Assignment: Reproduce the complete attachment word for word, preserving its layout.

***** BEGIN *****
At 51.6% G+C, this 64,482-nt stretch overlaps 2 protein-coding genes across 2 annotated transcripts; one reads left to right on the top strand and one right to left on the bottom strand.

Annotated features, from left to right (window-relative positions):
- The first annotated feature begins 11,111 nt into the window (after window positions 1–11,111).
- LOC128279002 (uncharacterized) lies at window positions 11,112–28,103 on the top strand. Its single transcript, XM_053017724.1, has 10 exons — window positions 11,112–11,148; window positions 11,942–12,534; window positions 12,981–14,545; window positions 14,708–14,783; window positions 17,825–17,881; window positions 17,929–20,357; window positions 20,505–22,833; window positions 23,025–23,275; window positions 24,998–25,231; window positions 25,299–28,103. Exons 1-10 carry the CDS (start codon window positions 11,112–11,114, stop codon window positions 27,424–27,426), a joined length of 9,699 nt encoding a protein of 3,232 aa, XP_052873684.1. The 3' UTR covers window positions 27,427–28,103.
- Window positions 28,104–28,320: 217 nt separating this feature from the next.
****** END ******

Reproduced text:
At 51.6% G+C, this 64,482-nt stretch overlaps 2 protein-coding genes across 2 annotated transcripts; one reads left to right on the top strand and one right to left on the bottom strand.

Annotated features, from left to right (window-relative positions):
- The first annotated feature begins 11,111 nt into the window (after window positions 1–11,111).
- LOC128279002 (uncharacterized) lies at window positions 11,112–28,103 on the top strand. Its single transcript, XM_053017724.1, has 10 exons — window positions 11,112–11,148; window positions 11,942–12,534; window positions 12,981–14,545; window positions 14,708–14,783; window positions 17,825–17,881; window positions 17,929–20,357; window positions 20,505–22,833; window positions 23,025–23,275; window positions 24,998–25,231; window positions 25,299–28,103. Exons 1-10 carry the CDS (start codon window positions 11,112–11,114, stop codon window positions 27,424–27,426), a joined length of 9,699 nt encoding a protein of 3,232 aa, XP_052873684.1. The 3' UTR covers window positions 27,427–28,103.
- Window positions 28,104–28,320: 217 nt separating this feature from the next.